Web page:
Yes! 30mins of exercise is plenty, of course there are several factors, how intense is your work out? Are you making healthy food choices? I’m not saying your diet has to be squeaky clean but if you are grabbing the pringles after a work out you are limiting the amount of weight you can lose. Follow the 80/20 rule if you struggle to be consistent in your diet, eat well 80% of the time and take it from there or give yourself a day off or two in a week until you feel in control of your diet enough to tighten it up further. Without further ado I am going to give you six quick fire work outs that will be sure to help you lose weight. Take any 3-4 of the below or even all 6 to help change things up and have some variety to prevent boredom setting in. If you are going to do any of the below twice in a week then I would recommend the steady state running sessions and the strength work outs. The jogging will increase your cardiovascular endurance, aid recovery and help you regulate your weight and the weight training will provide the finishing touches, help tighten you up, give you a better more aesthetic look and of course make you stronger and more athletic.
1. 30mins steady state cardio. Running at a low to moderate intensity is still a great way to work out and the most appropriate way for beginners to start. If you cannot run continuously for 30mins then jog at a steady pace for as long as you can and then add a minute each time you run until you reach 30mins(if you want to carry on and add more time after reaching 30mins then by all means go ahead, but for the purpose of this article, 30mins is plenty). The famed ‘fat burning zone’ is also around 65% of your maximum heart rate so these steady state runs will help get you into the zone. Steady state cardio helps to build your aerobic base, regulate your weight and helps recovery, you cannot always train high intensity because you will burn out if you do and you cannot do the high intensity work without having a solid aerobic base, so start off with the jogging before you look to jump into the deep end with the higher intensity work.
2. Sprint intervals. 3min rounds with 1min rest periods to replicate boxing rounds. I like to do this using the width of a football pitch in a local park, sprint to one end then jog back and repeat the sprinting to one end and jogging back for 3mins before taking a minute to recover. Start off on 3 rounds and work up to 5-6 rounds over the weeks. I like to warm up for 5-10min by jogging to the football pitch, you do not want to be sprinting without warming up, that will lend itself to injury.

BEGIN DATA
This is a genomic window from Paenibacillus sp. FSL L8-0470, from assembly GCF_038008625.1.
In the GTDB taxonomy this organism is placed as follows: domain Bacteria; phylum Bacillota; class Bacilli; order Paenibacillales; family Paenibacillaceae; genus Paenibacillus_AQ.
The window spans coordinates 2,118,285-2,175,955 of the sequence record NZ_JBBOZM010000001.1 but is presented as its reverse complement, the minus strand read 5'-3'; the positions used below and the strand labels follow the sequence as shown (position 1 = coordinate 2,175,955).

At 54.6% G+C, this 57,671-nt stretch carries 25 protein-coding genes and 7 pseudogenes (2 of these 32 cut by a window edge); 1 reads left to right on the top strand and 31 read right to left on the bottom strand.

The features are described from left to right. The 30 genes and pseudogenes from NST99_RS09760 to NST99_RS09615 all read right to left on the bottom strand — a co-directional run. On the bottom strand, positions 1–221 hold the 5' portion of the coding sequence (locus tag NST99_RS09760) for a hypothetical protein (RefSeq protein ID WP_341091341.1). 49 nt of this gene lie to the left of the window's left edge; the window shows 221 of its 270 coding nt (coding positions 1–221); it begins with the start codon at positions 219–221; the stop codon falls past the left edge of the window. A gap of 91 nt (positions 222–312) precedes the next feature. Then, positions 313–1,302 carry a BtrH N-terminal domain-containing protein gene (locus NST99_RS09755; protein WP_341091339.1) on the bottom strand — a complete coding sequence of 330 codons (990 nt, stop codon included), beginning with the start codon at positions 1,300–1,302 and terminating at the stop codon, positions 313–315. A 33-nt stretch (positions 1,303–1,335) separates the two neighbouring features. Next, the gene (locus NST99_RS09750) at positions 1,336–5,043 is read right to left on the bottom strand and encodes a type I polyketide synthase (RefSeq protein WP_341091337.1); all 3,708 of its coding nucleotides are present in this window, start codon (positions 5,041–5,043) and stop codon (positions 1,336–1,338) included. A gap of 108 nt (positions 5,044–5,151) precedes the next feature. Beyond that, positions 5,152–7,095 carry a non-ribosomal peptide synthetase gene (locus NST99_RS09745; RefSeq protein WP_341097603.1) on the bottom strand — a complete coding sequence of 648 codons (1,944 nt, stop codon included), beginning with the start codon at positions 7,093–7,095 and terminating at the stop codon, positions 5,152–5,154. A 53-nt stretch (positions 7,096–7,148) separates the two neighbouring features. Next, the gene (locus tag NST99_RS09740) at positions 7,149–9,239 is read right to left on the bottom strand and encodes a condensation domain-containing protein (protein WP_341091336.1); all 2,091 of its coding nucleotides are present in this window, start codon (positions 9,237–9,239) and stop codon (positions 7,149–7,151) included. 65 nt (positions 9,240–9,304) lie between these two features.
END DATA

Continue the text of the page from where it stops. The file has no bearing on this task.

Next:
3. Boxing pad work out. 3min rounds followed by 1min rest. I like to move around as if I am actually sparring when I hold the pads, this makes the round more intense and more realistic than if you are just standing there in one spot, it also gets the punchers whole body moving burning more calories as they are using their hands and their feet, add slips and rolls for increased variety and intensity. Replace with heavy bag if you cannot find a partner. 5-6 rounds is sufficient.
4. Suicide sprints. 10m 20m 30m and once you are comfortable running these you can make it 20, 40, 60m if you want to increase intensity. Find an open space such as a nearby park and place out the markers 10 or 20m apart, you can use anything for these, your bag, a jacket, water bottle etc. Sprint to the 1st marker, touch down and run back, then sprint to the 2nd marker, touch and sprint back again and finally sprint to the 3rd marker, touch down and sprint back again. Take a minute or two to recover and then start again. Aim to continue for around 20mins. As with sprint intervals, ensure you warm up first with some light jogging for 5-10mins to prevent injury.
5. Team Hatton Boxing workout. 5-6 rounds 3min rounds followed by a minutes rest, mixing punches with bodyweight exercises eg push ups, burpees, lunges and sprints. An example of a Team Hatton workout can be found here http://fayzfitness.co.uk/boxing-for-fitness-sample-workout/
6. Strength workout using Olympic lifts, Squat, Deadlift, Bench Press, Shoulder Press, overhead squat, snatch balance. A exercise routine wouldn’t be complete without a weight training workout. Muscle burns more calories than fat, so more muscle means more calories burned in a resting state. Use the exercises which are the big compound movements effecting large parts of the body. Don’t underestimate the synergistic effect of cardio, diet and weights, it is not simply 1+1+1 = 3 in this case, more like 1+1+1=100! Each feeds off the other to magnify their effects when all 3 are combined as part of an exercise program.